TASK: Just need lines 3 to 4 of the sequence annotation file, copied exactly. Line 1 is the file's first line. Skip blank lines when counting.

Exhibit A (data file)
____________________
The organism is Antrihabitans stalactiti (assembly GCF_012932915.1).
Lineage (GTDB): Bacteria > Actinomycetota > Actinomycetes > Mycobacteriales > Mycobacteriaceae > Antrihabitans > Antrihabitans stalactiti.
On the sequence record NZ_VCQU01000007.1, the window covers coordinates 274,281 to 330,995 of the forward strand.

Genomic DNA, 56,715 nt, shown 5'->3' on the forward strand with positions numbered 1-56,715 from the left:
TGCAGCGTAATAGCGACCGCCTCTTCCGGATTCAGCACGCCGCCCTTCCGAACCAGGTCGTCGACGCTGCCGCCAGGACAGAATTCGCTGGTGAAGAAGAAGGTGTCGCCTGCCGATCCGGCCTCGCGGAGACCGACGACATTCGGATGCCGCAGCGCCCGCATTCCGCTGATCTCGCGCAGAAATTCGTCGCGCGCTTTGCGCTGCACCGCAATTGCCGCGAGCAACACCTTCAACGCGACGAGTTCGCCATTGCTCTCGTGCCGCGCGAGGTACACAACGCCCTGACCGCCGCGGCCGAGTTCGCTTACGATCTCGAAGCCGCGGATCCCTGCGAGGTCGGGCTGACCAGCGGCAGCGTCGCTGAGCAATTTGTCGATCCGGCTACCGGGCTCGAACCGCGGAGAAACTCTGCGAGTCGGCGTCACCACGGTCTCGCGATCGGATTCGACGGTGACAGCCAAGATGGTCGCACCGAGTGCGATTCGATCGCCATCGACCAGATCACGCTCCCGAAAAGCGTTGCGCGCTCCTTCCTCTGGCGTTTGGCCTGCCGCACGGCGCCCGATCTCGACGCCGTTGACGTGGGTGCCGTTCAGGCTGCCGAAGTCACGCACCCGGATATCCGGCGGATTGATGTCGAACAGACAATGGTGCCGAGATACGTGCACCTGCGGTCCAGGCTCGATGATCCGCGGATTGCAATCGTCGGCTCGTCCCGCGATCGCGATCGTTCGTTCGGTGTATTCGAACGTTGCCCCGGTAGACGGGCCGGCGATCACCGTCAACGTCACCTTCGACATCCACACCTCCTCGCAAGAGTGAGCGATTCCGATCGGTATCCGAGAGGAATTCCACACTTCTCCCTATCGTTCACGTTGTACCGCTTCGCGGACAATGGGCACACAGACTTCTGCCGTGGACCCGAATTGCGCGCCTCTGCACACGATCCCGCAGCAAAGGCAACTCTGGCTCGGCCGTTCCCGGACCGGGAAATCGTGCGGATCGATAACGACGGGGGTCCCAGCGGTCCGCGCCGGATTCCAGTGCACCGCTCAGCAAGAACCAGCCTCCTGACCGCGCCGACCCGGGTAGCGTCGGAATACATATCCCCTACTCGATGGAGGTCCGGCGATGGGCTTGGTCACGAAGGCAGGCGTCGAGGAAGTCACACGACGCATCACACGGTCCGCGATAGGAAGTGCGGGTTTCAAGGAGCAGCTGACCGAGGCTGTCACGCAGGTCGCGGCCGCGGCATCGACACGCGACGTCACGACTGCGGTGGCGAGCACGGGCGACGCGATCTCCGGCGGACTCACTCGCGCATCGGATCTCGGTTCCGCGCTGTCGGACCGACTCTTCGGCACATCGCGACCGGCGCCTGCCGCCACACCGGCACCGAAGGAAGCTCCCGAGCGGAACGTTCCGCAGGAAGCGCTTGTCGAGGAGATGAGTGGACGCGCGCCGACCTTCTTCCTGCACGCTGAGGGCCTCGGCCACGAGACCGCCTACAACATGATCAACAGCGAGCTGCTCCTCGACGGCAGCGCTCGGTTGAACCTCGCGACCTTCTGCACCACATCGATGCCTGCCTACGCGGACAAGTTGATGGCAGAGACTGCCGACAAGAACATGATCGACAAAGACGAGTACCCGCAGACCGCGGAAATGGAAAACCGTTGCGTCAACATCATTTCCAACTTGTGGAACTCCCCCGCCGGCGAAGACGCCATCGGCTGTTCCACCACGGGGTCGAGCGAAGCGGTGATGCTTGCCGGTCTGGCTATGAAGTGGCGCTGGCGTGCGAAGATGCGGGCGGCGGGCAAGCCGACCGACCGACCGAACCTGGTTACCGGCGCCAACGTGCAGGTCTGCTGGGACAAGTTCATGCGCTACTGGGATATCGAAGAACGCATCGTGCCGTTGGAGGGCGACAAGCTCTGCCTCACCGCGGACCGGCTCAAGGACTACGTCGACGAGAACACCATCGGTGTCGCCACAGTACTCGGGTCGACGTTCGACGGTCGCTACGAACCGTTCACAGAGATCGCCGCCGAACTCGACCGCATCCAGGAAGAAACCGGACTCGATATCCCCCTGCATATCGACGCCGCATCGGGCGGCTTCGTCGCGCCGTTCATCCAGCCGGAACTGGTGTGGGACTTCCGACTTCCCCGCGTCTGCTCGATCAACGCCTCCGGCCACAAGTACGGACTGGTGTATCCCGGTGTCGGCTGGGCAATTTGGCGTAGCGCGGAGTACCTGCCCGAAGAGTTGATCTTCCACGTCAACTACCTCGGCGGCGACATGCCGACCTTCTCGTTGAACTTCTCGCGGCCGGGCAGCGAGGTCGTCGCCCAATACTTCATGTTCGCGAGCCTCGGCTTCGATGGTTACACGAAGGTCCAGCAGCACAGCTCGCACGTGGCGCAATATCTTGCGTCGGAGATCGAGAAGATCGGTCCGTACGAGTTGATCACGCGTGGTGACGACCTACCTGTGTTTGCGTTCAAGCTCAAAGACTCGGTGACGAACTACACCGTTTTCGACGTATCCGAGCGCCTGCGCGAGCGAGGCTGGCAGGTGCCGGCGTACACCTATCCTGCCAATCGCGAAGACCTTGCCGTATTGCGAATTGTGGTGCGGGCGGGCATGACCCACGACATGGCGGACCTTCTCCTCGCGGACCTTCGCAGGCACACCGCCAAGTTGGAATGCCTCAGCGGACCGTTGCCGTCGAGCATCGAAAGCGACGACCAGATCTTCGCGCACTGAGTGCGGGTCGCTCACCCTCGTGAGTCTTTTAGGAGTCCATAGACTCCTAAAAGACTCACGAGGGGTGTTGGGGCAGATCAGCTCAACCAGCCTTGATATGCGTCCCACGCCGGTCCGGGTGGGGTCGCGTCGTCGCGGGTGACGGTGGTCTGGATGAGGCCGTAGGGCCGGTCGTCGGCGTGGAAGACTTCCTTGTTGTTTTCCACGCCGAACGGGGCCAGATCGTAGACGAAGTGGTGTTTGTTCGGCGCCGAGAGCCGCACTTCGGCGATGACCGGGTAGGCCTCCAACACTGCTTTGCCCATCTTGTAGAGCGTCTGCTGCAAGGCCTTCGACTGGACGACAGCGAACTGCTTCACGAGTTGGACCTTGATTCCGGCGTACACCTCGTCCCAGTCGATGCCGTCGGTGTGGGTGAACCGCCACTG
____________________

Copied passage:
On the sequence record NZ_VCQU01000007.1, the window covers coordinates 274,281 to 330,995 of the forward strand.

Genomic DNA, 56,715 nt, shown 5'->3' on the forward strand with positions numbered 1-56,715 from the left: